‘Squid Game’ star Lee Jung-jai has made his directorial debut in Kane

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CANNES, France – Netflix’s “Squid Game” award-winning star Lee Jung-je spent years creating the 1980s set Korean spy thriller “Hunt” before choosing to direct himself. He did it somewhat reluctantly without a big plan to continue making films. But Lee had a vision for what it might be – and where it might premiere.

“Before I decided to direct, I thought I’d make a very fun movie,” Lee said. “After I got it and started writing the script myself, I really wanted to hear it. Since I wanted to come to the ears, I had to find something that would resonate with the worldwide audience. ”

Very few actors know more about attracting global audiences than Lee. Already one of Korea’s top movie stars, 49-year-old Lee starred in the “Squid Game” episode, a dystopic series that became the most-watched show on Netflix in sub-titles and almost 90 countries.

Now, Lee is in Cannes to premiere “Hunt”, which is running in the Midnight section of Cannes and is being purchased for international distribution. The film will test how far Lee can extend his already limitless career. Earlier this year, Lee signed with the Hollywood Power House Agency CAA. And he admits he has some Hollywood ambitions.

“Working in Hollywood will definitely be a good experience for me,” Lee said in an interview before the “Hunt” premiere. “If there was a good fit for me, a good character, I would definitely like to join. But at the moment, I think the global audience wants more Korean content and Korea-made TV shows and films. So I will work very hard in Korea too. I may be a bit greedy, but if there’s a role for me in Hollywood, I want to do it. “

But if Lee types the power of today’s Korean pop culture to become a growing world-famous actor, his film is set in an earlier, less harmonious chapter in Korean history. The “hunt” took place a few years after the 1979 assassination of South Korean President Park Chung-hee by the head of the Korean Central Intelligence Agency, a coup that marked the beginning of the military dictatorship of Chun Do-howan. “Hunt” was inspired by his subsequent 1983 assassination attempt by North Korea.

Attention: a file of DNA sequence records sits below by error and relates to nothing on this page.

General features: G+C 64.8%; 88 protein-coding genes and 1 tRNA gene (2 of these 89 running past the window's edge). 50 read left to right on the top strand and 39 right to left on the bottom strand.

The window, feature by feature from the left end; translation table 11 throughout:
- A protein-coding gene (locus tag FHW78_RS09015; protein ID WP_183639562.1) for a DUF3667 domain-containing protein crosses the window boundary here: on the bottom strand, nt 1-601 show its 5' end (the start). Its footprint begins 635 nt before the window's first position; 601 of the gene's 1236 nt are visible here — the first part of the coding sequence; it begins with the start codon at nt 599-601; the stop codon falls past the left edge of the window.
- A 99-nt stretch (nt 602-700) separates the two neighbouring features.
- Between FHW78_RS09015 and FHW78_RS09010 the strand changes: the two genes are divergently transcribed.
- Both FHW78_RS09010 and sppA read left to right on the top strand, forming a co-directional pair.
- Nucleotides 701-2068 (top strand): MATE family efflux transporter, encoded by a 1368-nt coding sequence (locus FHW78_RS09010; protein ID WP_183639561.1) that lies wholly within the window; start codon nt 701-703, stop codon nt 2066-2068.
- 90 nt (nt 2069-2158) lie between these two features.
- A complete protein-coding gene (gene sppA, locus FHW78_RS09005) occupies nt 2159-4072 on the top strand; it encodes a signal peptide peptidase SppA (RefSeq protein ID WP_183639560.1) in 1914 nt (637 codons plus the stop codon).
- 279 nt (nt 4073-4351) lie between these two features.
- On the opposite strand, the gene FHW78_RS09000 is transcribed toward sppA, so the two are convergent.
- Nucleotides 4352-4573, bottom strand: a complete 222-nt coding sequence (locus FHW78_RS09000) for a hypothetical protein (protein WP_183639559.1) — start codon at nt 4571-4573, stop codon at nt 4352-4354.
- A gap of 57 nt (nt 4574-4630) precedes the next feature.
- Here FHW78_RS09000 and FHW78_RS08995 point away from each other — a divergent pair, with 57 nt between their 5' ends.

“Korea had its fastest growth in the ’80s,” Lee said “But democracy has not grown much because there was a military dictatorship and the media was under full government control. So I heard a lot about that government control from the older generation and my parents. I have personally witnessed the college protests. “

“Hunt” strongly follows a pair of agents (one played by Lee, the other by Jung Wu-sung) both of whom have been hired within the agency to uncover North Korean sesame. Lee – not just dipping his toe in the debut of a decent director – has proven to be adept at mounting large-scale action sequences and doing a dense plot marshal to maintain suspense.

“A lot of people have told me that my setting should change now,” Lee said, through an interpreter. “But in the 80’s, there was a lot of control over information and people were trying to take advantage of fake information and misinformation. I think it still exists in 2022. There are still groups that seek to benefit from these controls of information and dissemination.

“We now live in a global world that is connected,” he added. “We have no silos. If there is a problem, we all have to work to overcome it. ”

Lee is often asked how his life has changed since the “Squid Game” by Western journalists, who have spent less than three decades as top stars in Korea in films such as “An Affair”, “New World” and “The Housemaid”. Familiar. “

Lee laughs. “It’s normal because a lot of people in the West didn’t recognize me before the squid game.”

That is changing rapidly, though. Lee will return to the second season of “Squid Game”, which series creator Huang Dong-Hyuk recently said it should be expected in 2023 or 2024. The first season has already seen Lee become the first Asian actor to win the Screen Actors Guild Award. Best Male Performer. Lee was so surprised – in addition to considering himself an underdog, a big “legacy” fan – that he couldn’t get the speech out of his pocket.

“It’s still,” Lee said, smiling and shaking his head.

Follow AP Film Writer Jake Coyle on Twitter: http://twitter.com/jakecoyleAP

For more coverage of the Cannes Film Festival, visit: https://apnews.com/hub/cannes-film-festival

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